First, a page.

Evil. Thats the only way I can describe chemotherapy. My second cycle of the treatment was horrific. Not the day itself. That was fine, fun in the usual speeding time with special people chatting, drinking coffee and trying to ignore the drip that was feeding me the toxic cocktail of drugs. No, it was the days afterwards that were hard to handle.

As the steroids wore off, the horrific-ness kicked in. It was one of the worst chemo hangovers that I can remember having. My mood felt as awful as the physical symptoms. The last time I felt that ill was last year when I was in intensive care following major surgery and a brief, unexpected, flirtation with dying.

The only positive thing I can say is that there was none of the nausea of chemo no 1. I didn’t have any projective vomiting yay! Thanks to everyone who tweeted me suggestions about what anti-sickness medicine I should try. The new tablets are working beautifully.

Then it lifted. After almost a week, the nasty chemo symptoms just left me. I’m still tired but at least I feel human again.

Luckily this happened just as I was due to do a day at work. Okay, it was down to more than just luck. I had thought that I’d be recovered by then.

You may be wondering why I still want to do my job. It’s totally my choice to work. I don’t want the cancer, the chemo and the uggggggh feelings to be the only things in my life. Besides, I really enjoy it.


On Monday I was reporting on the impact of the storms for BBC News. It wasn’t feeling ill again that I was worried about but more the windy weather. This was my first day wearing a wig again. Not such perfect timing.

When I was stood outside I had the straps inside the wig on their tightest setting. It was a vice like grip and it hurt a bit but at least it kept my wig secure on my head. There would be no chance that a cheeky gust of wind would give it lift off!

It’s the same wig as I wore on TV before, only my hairdresser Angela has given it a new look. I do have a whole new autumn/winter collection of wigs to wear but I want to start off with something I’m comfortable with.

My hair seriously started to fall out just as I was feeling so desperately ill. Great big handfuls of my lovely, new hair. I almost had a proper fringe. It seemed that most of it slid off at night and onto my pillow. Previously my hair has slowly left me so the speed at which I went bald this time was a shock. It took about a week before all I had was some lonely tufts. It looked as horrific as I felt.

This is one of the hardest parts of the treatment. You understand that you are going to be very ill but it the fact you lose your hair as well is very upsetting. You no longer look like yourself. The chemo takes away your identity.

I knew there was something unpleasant I had to do. A few days ago I had what remained of my hair shaved off. There is nothing left. My appearance has gone from poorly to pop star. Now I look like Jessie J when she shaved her head. Ha! I’m only joking. My head looks all white and weird however it is better than it was. Most importantly, instead of letting the chemo do something to me, I took charge. And this makes me feel strong again.

No 41 on the List for Living

41) Be a model and work the catwalk

Wow the response to my List for Living has been incredible. Some people have now come up with their own lists of the things they’ve always wanted to do. A BBC friend has been so inspired that she’s in Africa right now! I can’t get over how many people have contacted me offers and suggestions. Thank you so much. As I’m shattered from the chemo, most of it will have to wait a while. But not everything…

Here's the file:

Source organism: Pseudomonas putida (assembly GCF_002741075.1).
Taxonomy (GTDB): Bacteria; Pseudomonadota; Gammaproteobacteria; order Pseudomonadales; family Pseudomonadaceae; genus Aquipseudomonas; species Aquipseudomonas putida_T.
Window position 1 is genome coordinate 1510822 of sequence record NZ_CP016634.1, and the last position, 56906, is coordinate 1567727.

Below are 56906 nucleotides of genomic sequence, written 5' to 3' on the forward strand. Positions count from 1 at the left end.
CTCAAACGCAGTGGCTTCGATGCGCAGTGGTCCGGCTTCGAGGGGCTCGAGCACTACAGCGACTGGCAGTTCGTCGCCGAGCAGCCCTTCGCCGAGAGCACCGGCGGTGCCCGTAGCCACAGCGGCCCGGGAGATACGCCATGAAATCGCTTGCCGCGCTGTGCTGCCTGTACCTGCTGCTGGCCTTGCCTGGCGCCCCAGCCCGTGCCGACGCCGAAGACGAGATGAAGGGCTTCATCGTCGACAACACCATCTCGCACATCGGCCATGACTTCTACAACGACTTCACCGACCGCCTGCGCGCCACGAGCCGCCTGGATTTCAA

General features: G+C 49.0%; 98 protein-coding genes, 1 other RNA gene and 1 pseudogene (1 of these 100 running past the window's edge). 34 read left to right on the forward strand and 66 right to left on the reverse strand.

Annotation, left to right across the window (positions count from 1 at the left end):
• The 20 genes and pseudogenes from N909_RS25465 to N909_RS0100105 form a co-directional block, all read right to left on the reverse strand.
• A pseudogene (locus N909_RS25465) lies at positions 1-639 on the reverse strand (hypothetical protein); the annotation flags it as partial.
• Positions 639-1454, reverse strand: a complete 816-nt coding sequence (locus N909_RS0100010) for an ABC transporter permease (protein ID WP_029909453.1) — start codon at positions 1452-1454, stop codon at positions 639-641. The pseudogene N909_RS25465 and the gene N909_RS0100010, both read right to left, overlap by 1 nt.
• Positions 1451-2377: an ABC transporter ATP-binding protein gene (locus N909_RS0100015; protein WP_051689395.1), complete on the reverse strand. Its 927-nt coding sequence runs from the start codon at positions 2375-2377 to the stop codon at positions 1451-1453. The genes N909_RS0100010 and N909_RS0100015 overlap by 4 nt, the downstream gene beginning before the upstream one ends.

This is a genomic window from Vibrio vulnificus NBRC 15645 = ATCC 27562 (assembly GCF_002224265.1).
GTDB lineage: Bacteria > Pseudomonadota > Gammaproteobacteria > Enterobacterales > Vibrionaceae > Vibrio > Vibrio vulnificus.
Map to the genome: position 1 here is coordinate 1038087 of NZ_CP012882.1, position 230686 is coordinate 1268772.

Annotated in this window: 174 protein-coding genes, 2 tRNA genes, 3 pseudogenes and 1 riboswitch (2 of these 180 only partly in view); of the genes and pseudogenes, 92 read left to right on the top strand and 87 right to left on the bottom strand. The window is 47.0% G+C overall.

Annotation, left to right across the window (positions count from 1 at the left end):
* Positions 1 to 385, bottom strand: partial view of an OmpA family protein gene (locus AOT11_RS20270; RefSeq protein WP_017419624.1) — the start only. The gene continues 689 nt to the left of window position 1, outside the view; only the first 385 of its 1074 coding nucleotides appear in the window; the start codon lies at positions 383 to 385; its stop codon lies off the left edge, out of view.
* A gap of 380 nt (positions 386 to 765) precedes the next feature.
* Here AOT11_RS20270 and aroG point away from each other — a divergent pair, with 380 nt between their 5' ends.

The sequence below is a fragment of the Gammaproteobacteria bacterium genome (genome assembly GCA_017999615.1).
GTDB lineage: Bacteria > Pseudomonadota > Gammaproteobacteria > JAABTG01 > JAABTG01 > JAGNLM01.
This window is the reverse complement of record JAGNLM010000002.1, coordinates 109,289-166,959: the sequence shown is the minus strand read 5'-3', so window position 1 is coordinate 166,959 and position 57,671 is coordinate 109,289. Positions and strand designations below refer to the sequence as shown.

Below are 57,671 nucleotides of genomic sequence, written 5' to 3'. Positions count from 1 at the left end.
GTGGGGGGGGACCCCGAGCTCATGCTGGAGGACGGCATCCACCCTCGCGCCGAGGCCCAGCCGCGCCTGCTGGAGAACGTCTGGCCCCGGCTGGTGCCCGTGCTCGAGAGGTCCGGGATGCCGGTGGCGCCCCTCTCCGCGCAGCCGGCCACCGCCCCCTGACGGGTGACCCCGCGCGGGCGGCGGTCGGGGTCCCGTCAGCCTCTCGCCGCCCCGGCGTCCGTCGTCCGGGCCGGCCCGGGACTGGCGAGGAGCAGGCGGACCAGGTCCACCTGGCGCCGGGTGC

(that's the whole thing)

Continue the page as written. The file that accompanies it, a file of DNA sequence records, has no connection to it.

After hearing about my list, a woman called Adele got in touch to ask if I wanted to be a model. Every year she organises Tea for Ovacome, a champagne afternoon tea and fashion show to raise awareness about ovarian cancer and funds for the Ovacome charity. Like Adele, the other models all had personal experience of the disease. I didn’t need to be asked twice!

I’d put this thing to do on my List for Living as I wanted to celebrate who I am now. Cancer changes you in so many ways. Not just medically and emotionally but also physically. It can make you ever so skinny. Or, as in my case, you go large.

When the disease came back a year ago, I was fit and healthy. But the chemo, the steroids and the not doing too much has meant that I’ve put on weight.

The clothes that we had to model were all on the small side but luckily I found a couple of dresses that I could squeeze into.

I may not look like I used to but my body has done a brilliant job in keeping me alive. Far too many women die within a few years of being diagnosed with ovarian cancer. Amazingly my body has beaten the odds. It manages to keep battling against the stupid cancer every time it comes back.

Compared to choosing my clothes, getting my hair sorted out was a lot simpler. My lovely hairdresser Angela offered to prepare Candice. The WAG wig was demanding some serious TLC. I left her with Angela. After cutting and curling she was beautiful again and runway ready.

As we rehearsed on the big day, Candice made herself comfortable. A couple of hundred people had bought tickets to the charity event which was at one of the fanciest hotels in London. In just a few hours they’d be watching us strut our stuff.

I have to admit that I felt like a right idiot to start with. I wasn’t exactly graceful. I’m pretty tall and so normally I don’t need to wear killer heels. However it felt empowering to be with so many strong women who had such similar stories to me. We each had two looks to model. Daytime and then night wear.